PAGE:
We move to attend a preferred university, 'because it provides the best/most suitable course' or because it was the only one that offered us a place. We move to wherever we can obtain a job. We move to accomodation in a 'better' neighbourhood, or where there are 'better' schools for our children. Later, we move to be nearer one of our middle-aged children, so they are available to give us assistance as we are incapacitated by age, or we retire to coastal or rural comfort.

As human beings, we are all motivated to make the best of Life, for ourselves and our children.

Immigration regulations are simply another symptom of the greed that pervades our society: "I'm not sharing my good fortune with less fortunate people". Today, what people *want* has become more important than than what people *need*. I HATE the materialistic greed and hypocrisy that is destroying our humanitarianism.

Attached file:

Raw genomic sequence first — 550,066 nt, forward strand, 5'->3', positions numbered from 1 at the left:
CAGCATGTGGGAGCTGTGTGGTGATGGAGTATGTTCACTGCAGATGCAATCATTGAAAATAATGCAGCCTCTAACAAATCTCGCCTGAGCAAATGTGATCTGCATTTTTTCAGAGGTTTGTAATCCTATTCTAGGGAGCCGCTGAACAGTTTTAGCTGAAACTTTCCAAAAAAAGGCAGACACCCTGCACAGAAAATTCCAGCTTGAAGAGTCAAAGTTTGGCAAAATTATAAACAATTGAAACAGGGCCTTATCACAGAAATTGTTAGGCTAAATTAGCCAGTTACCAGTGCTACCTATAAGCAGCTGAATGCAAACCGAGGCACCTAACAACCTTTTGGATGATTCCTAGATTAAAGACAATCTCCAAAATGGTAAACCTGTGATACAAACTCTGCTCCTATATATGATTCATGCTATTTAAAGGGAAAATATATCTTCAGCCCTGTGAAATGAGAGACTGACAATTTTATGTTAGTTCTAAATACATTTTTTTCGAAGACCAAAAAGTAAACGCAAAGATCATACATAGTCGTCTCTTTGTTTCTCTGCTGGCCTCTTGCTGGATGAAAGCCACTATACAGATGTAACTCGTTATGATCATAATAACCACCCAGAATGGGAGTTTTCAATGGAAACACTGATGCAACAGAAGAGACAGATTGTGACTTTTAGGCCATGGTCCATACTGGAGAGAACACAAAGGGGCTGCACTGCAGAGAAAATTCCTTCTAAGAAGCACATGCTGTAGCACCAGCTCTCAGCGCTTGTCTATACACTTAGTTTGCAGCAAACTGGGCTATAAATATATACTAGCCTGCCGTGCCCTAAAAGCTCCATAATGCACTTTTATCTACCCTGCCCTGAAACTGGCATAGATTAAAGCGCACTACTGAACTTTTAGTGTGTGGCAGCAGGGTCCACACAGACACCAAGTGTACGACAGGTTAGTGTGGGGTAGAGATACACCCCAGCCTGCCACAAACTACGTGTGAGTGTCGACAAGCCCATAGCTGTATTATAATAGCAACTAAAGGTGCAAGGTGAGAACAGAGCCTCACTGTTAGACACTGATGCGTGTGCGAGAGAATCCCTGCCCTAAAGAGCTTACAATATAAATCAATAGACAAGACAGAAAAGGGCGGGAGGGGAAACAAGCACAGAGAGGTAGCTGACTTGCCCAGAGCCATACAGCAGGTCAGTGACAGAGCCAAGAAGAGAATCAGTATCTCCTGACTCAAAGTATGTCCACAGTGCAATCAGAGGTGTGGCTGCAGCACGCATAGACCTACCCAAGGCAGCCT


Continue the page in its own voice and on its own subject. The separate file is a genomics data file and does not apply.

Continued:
In reply to an earlier post on 17 Nov 2011 18:35:06 GMT
Last edited by the author on 17 Nov 2011 18:35:22 GMT
E. M. Stone says:
Wholeheartedly agree Minerva. When you feed ignorance and fear into the equation also, it'll give you a better idea of right-wing thinking on the subject too. And on another note, a dinner party where conversations regarding politics, sex or religion are off the cards, makes for a pretty dull evening in my opinion.

Posted on 17 Nov 2011 19:42:13 GMT
Minerva says:
E. M. Stone - you're welcome to dinner, any time!

Posted on 26 Nov 2011 22:05:54 GMT
J. Farrow says:
It's pretty simple really. Most if not all countries require some kind of immigration to survive. It's when you open the flood gates (like we did in the UK) and let huge amounts of immigrants into a coutry, without considering levels of skill or qualifications you get yourself into a bit of a mess. I hate the fact that if you speak out on immigration you're made to feel like some sort of a racist. That is far from the case! Immigration is not bad, it just needs to be regulated properly!